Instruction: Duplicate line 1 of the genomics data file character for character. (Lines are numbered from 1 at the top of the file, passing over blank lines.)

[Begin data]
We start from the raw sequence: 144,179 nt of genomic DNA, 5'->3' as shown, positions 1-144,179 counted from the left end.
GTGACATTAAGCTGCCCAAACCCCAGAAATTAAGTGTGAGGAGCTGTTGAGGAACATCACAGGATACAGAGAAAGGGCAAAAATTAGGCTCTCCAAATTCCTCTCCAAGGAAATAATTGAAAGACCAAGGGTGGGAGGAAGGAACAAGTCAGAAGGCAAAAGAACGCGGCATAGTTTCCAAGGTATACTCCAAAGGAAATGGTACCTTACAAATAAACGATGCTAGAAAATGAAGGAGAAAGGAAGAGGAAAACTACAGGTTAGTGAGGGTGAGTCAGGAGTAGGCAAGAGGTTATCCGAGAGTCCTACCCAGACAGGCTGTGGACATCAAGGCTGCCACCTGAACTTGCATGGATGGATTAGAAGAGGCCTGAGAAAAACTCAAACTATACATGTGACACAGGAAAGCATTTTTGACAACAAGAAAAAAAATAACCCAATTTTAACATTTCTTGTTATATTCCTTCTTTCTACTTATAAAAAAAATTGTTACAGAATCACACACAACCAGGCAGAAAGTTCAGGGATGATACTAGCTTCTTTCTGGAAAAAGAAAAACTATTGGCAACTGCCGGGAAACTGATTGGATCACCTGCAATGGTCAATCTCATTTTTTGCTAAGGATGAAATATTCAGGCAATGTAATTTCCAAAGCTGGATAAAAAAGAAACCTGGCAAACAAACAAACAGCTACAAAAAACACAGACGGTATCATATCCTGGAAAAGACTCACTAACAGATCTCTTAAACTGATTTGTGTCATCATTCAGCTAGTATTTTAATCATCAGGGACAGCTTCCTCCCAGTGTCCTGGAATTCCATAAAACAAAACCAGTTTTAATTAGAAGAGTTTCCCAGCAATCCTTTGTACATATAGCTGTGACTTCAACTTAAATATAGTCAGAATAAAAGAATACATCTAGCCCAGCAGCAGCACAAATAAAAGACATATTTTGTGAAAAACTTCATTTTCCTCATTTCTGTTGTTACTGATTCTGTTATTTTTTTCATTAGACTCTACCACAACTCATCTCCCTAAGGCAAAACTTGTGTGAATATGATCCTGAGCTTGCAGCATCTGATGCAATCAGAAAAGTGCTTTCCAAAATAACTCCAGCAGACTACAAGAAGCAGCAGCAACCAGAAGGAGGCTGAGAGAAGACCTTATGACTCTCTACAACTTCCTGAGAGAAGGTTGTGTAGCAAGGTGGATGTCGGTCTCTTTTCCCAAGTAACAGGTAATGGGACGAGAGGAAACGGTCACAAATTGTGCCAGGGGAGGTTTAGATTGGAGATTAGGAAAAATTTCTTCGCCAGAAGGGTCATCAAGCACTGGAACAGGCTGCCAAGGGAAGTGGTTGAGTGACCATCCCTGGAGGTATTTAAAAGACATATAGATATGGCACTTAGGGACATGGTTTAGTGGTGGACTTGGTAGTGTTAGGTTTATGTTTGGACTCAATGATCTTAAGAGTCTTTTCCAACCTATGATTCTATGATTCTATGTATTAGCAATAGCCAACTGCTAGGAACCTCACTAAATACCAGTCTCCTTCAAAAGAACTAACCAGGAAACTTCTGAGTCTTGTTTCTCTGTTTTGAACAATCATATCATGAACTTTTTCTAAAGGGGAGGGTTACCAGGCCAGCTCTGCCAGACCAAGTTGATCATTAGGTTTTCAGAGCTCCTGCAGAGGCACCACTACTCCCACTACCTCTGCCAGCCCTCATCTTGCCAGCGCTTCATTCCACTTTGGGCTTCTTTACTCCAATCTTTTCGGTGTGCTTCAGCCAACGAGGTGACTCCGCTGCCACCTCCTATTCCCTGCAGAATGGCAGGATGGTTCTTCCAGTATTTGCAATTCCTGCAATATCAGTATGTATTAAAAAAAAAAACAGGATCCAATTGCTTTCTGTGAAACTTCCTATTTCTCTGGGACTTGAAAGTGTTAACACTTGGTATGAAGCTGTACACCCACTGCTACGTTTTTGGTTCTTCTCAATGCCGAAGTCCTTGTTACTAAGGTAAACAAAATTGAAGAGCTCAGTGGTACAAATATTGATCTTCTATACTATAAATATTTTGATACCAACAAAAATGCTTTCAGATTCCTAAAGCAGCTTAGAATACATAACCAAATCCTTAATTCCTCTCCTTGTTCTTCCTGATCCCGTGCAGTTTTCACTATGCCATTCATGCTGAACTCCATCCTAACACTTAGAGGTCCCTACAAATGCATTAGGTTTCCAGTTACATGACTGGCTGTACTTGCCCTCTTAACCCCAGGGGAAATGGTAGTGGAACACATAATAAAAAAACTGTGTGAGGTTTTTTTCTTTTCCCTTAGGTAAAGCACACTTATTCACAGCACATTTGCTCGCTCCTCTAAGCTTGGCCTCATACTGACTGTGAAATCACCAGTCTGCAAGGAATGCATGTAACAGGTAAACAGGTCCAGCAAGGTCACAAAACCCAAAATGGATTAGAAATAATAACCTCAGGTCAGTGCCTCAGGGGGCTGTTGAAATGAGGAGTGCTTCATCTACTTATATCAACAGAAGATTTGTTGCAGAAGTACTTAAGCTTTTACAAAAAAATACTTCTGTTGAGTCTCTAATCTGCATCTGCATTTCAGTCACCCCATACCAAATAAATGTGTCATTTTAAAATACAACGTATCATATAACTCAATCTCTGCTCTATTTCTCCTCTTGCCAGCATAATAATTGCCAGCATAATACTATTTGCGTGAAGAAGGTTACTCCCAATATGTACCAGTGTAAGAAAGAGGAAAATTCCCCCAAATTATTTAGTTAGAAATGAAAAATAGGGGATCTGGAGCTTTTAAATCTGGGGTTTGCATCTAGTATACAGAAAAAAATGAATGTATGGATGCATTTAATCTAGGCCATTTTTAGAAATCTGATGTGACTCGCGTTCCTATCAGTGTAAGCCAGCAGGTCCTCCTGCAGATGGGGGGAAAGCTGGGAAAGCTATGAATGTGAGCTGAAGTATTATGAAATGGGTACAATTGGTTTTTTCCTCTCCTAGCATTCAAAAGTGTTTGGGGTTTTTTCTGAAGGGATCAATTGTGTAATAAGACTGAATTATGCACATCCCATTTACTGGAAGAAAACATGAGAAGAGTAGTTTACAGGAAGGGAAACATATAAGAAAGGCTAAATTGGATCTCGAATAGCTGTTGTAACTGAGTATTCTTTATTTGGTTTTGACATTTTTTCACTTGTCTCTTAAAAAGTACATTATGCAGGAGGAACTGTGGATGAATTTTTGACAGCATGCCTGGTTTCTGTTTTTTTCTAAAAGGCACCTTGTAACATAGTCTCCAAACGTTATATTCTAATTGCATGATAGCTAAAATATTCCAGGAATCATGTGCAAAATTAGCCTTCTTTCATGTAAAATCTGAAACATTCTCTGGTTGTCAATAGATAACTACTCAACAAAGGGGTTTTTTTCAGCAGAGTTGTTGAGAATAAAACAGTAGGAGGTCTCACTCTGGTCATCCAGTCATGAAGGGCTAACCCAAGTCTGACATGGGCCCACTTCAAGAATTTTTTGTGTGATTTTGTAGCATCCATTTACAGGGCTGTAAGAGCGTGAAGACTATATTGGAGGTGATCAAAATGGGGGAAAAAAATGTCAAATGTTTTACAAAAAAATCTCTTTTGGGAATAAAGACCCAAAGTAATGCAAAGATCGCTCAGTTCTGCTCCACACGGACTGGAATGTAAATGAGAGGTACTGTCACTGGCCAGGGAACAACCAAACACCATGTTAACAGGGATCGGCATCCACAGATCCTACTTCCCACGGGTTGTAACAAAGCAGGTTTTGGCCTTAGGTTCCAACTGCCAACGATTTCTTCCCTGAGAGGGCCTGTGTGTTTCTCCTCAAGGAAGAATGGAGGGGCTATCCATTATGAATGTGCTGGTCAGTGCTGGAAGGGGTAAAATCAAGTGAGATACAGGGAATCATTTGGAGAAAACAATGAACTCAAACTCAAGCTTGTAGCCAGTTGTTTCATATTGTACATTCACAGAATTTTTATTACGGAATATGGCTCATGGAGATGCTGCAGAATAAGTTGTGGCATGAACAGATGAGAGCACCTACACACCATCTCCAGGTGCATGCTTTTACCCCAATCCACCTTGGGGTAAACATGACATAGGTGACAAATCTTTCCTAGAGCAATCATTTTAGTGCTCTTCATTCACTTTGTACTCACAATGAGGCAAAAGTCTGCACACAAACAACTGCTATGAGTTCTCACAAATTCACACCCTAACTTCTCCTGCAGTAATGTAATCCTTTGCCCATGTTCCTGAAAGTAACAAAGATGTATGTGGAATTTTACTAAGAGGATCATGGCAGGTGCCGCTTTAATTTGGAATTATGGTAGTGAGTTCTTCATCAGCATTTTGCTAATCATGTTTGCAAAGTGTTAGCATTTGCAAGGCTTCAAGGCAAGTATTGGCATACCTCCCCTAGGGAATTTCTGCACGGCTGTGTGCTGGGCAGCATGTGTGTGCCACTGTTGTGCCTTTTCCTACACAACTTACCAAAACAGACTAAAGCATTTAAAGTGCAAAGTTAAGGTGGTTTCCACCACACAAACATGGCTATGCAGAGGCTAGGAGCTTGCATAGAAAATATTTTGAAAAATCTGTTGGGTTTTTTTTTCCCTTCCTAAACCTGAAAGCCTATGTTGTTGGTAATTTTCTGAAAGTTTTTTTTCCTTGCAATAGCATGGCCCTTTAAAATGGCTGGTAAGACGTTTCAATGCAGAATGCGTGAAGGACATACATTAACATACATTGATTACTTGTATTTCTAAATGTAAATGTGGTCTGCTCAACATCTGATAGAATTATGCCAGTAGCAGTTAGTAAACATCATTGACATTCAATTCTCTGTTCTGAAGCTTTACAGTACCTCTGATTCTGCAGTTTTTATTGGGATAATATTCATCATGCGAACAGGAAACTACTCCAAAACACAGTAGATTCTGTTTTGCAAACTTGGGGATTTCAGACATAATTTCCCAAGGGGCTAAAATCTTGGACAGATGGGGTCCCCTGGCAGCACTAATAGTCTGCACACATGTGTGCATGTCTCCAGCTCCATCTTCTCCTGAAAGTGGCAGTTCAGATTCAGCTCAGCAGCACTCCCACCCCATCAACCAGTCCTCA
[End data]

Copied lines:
We start from the raw sequence: 144,179 nt of genomic DNA, 5'->3' as shown, positions 1-144,179 counted from the left end.